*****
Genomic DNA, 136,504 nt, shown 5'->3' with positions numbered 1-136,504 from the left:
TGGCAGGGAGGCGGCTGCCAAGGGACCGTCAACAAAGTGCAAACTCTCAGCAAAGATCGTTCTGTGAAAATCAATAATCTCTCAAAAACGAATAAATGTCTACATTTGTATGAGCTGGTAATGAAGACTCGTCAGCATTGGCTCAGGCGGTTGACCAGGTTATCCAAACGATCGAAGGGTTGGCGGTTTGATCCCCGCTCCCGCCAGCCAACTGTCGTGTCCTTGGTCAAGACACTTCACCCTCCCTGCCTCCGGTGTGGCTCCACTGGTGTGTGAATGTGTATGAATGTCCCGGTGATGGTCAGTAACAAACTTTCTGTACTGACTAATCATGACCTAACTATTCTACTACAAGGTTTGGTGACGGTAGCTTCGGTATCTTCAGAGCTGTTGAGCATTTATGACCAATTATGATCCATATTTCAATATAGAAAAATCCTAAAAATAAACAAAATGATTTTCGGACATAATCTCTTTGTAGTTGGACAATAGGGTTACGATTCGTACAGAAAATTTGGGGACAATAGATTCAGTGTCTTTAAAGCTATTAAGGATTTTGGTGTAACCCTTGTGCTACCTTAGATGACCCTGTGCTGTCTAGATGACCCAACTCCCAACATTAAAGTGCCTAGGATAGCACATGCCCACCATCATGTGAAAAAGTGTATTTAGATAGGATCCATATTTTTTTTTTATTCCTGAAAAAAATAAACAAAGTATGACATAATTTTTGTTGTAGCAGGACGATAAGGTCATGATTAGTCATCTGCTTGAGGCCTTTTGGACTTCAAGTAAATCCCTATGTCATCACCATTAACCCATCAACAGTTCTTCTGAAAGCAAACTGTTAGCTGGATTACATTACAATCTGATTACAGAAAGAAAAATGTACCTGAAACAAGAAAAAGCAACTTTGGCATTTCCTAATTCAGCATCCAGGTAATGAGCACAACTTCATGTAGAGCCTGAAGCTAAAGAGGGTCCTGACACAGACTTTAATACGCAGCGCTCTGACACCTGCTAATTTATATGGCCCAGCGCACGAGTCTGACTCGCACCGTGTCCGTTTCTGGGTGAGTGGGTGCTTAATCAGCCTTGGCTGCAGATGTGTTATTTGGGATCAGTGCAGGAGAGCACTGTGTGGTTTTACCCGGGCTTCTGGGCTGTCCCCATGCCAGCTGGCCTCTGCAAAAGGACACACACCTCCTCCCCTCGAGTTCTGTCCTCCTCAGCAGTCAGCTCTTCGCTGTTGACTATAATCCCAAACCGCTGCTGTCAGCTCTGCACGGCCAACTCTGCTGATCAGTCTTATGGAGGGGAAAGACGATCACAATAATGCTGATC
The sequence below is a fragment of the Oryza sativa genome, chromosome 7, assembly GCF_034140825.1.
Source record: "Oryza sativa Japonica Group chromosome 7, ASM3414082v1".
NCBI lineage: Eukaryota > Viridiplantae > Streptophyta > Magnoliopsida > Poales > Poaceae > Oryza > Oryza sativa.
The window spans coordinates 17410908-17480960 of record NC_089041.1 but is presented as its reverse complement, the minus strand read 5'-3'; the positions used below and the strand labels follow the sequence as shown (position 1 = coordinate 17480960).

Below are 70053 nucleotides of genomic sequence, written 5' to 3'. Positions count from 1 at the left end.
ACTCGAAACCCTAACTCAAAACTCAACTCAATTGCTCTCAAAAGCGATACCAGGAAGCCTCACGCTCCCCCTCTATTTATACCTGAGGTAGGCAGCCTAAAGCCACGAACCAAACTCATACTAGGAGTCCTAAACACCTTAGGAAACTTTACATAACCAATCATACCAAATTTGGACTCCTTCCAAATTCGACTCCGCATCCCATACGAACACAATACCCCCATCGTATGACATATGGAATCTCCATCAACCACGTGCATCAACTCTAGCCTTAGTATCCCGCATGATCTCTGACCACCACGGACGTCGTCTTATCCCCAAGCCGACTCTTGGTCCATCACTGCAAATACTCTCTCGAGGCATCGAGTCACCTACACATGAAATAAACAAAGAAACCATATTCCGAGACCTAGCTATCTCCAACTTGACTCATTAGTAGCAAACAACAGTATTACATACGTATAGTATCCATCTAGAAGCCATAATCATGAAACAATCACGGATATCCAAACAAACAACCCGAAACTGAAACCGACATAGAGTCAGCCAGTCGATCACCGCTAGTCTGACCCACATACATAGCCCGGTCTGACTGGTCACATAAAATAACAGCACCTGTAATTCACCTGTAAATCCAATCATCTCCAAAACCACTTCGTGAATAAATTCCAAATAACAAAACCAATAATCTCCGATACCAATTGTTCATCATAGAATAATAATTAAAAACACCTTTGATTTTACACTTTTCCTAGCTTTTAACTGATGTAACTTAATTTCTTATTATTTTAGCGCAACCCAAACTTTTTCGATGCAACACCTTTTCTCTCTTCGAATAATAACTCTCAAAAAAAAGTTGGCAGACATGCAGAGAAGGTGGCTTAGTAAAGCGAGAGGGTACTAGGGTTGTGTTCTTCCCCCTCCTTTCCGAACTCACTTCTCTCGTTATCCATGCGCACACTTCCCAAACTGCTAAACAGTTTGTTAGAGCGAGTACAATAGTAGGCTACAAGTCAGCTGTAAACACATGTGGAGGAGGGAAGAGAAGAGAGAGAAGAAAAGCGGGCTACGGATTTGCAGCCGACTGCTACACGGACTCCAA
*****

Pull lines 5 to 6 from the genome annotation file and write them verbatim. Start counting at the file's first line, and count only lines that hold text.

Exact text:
NCBI lineage: Eukaryota > Viridiplantae > Streptophyta > Magnoliopsida > Poales > Poaceae > Oryza > Oryza sativa.
The window spans coordinates 17410908-17480960 of record NC_089041.1 but is presented as its reverse complement, the minus strand read 5'-3'; the positions used below and the strand labels follow the sequence as shown (position 1 = coordinate 17480960).